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|Edith and Eve Roark|
One hundred years ago may as well have been one thousand years. Life as we know it today was no less than fantasy, science fiction to the inhabitants of the Oklahoma plains of that time. Eve was a wonderful storyteller and told the story of her father building a home for himself and new bride on the family homestead, "It wasn't much more than a two room shack but mamma said he was so proud of it."
|Twins were a novelty and the little |
town of Mountain Park showed photos
of Eve and Edith at the local theater.
The girls had not reached their second birthday when their father, Stanley Roark died suddenly of a ruptured appendix. Their mother, Pearl was a typical woman of her time and the plains; educated just enough to take care of the business of wife and homemaker. Left with twin girls, Pearl found herself in a similar situation as many women of that time, she not only wanted but needed to do more to survive. She had to know more, earn more, be more, than women of that time had a right to be or do.
Pearl succeeded in raising the girls and to hear Eve speak of it, life was idyllic until illness struck unexpectedly. The summer before beginning her senior year in high school, Eve contracted Meningitis. It was touch and go for some time and the town doctor told Eve's mother Pearl she most likely would not survive. The will to live was strong and Eve gradually became stronger but it would be nearly a full year before she would learn to speak and walk again. One year later, Eve successfully completed her senior year courses and graduated with a high school diploma.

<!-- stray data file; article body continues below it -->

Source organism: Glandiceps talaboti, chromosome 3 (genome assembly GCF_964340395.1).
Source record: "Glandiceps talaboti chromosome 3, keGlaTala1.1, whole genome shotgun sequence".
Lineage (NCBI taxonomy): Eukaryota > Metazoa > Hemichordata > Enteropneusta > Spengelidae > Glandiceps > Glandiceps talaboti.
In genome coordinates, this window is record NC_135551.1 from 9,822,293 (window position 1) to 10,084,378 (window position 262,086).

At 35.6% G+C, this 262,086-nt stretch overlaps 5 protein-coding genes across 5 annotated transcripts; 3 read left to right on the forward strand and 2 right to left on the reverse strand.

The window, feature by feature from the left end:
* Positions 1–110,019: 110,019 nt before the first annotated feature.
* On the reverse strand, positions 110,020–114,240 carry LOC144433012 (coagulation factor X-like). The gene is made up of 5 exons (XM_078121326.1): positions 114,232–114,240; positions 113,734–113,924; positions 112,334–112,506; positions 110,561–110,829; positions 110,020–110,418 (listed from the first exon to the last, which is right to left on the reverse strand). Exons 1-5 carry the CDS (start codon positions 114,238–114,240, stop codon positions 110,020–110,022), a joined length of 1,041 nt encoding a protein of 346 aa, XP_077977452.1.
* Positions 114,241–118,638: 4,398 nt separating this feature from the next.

She loved ranch life, her favorite uncle, Joe Roark and granny, Laura Warren. Remembering the lessons they taught about honoring family, friends, honesty in business, following your heart and the merits of giving 200% to earn 100%, Eve eventually moved to Los Angeles, California were she met and fell in love with Dale Drake. She thought he looked like Clark Gable and was enthralled with the aviator, barnstormer, race car driver and eventual co owner of Meyer Drake Engineering, makers of the famed Indy racing engine, the Offy.
|Eve tried her hand in hollywood movies|
but didn't care much for the life. When she met
Dale she said "I met Dale Drake and he saved me."
Beyond her secret life as unofficial CFO for Meyer Drake Engineering, raising her son John, my mother Betty Jean and her brother Rex, Eve became president of the Los Angeles Republican Womens Club, Los Angeles Speed Boat Association and chaired various events with these organizations.
This is Aunt Eve's favorite poem, shared with me many years ago. It sums up her philosophy on life very well.
"Grandmother, on a winter's day,
milked the cows and fed them hay,
Slopped the hogs, saddled the mule,
and got the children off to school.
Did the washing, mopped the floors,
washed the windows, did some chores;
Swept the parlor, made the beds,
baked a dozen loaves of bread.
Split some firewood, then lugged it in,
enough to fill the kitchen bin;
Cleaned the lamps, put in oil,
stewed some apples she thought would spoil.
Cooked a supper that was delicious,
afterward washed up the dishes.
Fed the cat, sprinkled the clothes,
mended a basketful of hose.
Then opened the organ and began to play,
When You Come To The End Of A Perfect Day."
The first video biography I ever did was for my own family. This is a clip featuring Eve from that video.